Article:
Filmed on four mobile phones passed between the performers, breaching the traditional distinction between director, actor and cinematographer, the video work was shot on location at the sustainable skills centre, Common Knowledge, in County Clare on Ireland’s west coast. Led by choreographer Mufutau Yusuf, a group of seven performers including the artist, depict characters in constantly rupturing relations. Below the neck, their costumes evoke the politically instrumentalised category of ‘ordinary decency’ from various modern eras – archetypes of the representative subject, the common citizen, the social orthodoxy, the legible dyad. Above the neck, olive-green latex masks stretch each performer’s face into an open-eyed stare and partial immobilisation. In contrast with the claims to ordinariness and decency in the clothing, the masks – which are a common fetish wear object – evoke the deviant, the criminal, the militaristic, the alien.

“The performances pull the costumes towards and away from their associations in relation to decency, sex, labour, militarism, monogamy, secrecy, class stratification, and deviancy, by moving, sometimes sharply, between tones of banality, romance, teamwork, domesticity, conflict, mutation.”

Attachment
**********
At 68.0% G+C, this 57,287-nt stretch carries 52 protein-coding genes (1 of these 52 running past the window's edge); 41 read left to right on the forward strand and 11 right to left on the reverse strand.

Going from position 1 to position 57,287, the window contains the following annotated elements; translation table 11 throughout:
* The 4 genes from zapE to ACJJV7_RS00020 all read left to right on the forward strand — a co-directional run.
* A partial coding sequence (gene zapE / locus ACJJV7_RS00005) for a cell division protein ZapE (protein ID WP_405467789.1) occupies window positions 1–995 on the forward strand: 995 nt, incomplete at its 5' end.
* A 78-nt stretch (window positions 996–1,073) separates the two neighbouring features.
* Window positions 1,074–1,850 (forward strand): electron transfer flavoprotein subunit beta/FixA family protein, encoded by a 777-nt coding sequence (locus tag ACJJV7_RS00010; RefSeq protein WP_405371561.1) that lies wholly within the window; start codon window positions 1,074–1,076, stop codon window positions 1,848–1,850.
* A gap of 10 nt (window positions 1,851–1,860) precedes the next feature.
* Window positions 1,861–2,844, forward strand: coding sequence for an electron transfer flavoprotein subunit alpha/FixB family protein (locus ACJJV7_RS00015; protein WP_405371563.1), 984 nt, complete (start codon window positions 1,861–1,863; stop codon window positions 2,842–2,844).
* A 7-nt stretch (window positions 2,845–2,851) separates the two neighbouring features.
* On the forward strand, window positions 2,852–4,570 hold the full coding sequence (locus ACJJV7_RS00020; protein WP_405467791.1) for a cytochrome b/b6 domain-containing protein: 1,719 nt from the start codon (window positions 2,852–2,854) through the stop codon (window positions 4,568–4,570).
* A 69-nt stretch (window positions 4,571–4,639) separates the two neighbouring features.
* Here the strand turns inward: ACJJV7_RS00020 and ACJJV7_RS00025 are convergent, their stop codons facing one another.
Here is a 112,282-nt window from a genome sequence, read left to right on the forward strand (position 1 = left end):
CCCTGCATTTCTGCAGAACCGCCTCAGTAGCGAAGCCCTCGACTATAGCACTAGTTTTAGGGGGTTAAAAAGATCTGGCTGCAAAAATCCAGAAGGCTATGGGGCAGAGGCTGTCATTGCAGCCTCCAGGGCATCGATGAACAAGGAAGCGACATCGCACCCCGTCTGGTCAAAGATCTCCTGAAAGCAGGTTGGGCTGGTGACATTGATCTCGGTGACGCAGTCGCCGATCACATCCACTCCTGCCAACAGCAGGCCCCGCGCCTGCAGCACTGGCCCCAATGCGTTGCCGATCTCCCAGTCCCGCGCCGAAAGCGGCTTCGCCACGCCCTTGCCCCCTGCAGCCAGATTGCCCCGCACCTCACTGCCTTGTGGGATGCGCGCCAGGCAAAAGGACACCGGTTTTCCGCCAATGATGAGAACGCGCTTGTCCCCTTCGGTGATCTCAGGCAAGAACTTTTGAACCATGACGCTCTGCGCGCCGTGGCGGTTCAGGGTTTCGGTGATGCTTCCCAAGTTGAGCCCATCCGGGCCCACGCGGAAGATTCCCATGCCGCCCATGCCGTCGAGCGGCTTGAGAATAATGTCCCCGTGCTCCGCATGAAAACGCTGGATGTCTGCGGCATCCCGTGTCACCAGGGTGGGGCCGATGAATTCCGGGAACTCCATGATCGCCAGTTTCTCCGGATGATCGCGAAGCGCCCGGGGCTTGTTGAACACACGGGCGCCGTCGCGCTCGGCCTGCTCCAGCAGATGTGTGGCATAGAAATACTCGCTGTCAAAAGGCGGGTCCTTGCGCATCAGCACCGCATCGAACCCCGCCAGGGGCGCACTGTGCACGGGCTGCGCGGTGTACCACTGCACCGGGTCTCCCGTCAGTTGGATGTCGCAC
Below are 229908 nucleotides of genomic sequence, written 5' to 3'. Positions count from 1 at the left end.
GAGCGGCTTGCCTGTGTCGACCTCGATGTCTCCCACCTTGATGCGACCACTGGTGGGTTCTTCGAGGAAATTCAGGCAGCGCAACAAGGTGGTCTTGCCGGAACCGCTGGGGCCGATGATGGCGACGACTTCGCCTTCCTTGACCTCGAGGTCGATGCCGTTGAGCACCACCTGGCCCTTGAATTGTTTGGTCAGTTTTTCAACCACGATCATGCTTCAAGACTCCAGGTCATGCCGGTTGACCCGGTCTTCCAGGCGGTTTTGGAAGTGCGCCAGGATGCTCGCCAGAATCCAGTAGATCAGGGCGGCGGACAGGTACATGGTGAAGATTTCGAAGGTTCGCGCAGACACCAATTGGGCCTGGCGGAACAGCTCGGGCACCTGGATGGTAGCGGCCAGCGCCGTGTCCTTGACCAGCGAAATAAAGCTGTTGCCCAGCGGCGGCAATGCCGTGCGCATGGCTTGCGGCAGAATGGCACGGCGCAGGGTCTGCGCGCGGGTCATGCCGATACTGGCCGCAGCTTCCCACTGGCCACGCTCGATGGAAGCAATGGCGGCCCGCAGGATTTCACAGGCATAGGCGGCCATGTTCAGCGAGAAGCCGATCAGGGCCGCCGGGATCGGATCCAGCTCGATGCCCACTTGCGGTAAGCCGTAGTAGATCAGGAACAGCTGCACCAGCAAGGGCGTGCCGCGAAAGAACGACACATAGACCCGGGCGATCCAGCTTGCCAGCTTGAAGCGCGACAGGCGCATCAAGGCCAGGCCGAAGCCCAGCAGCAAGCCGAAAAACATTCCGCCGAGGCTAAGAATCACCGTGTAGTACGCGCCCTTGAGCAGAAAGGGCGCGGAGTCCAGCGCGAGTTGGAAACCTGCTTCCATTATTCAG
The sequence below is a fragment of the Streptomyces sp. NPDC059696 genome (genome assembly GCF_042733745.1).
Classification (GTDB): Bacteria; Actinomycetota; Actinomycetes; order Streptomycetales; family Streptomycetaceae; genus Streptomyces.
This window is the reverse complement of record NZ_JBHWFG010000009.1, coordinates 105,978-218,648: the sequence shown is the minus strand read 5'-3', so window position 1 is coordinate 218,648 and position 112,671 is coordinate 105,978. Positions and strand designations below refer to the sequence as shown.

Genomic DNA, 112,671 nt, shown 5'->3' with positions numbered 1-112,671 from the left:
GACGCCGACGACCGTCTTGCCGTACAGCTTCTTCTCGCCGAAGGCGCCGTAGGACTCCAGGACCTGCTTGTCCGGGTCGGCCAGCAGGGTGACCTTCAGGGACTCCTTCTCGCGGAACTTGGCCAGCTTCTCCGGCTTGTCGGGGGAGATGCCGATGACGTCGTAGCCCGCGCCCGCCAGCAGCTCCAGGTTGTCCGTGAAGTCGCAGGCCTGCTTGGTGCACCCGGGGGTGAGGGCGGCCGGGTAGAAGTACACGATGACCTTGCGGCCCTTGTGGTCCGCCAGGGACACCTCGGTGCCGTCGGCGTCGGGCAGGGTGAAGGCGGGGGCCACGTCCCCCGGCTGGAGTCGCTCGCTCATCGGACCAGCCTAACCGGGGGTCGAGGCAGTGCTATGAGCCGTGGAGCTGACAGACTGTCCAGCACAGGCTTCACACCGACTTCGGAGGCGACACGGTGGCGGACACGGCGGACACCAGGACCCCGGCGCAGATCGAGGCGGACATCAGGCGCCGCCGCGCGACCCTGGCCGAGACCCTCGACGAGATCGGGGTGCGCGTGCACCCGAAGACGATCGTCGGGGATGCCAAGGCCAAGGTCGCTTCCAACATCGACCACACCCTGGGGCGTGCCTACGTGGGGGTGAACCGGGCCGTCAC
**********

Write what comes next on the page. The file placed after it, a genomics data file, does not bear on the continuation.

Made in the shadow of the ongoing housing crisis in Ireland, the installation in ROMANTIC IRELAND becomes variously, a building site of possibility; a wrestling ring for Ireland’s generational and class antagonisms; a space of tender care, and a structure made into a cold ruin by the social death of eviction. The exhibition forces encounters between historic moments, drawing out their parallel power dynamics and affective registers; their forms of labour, conflict and pleasure, and the entangled histories of sexuality, property and the state.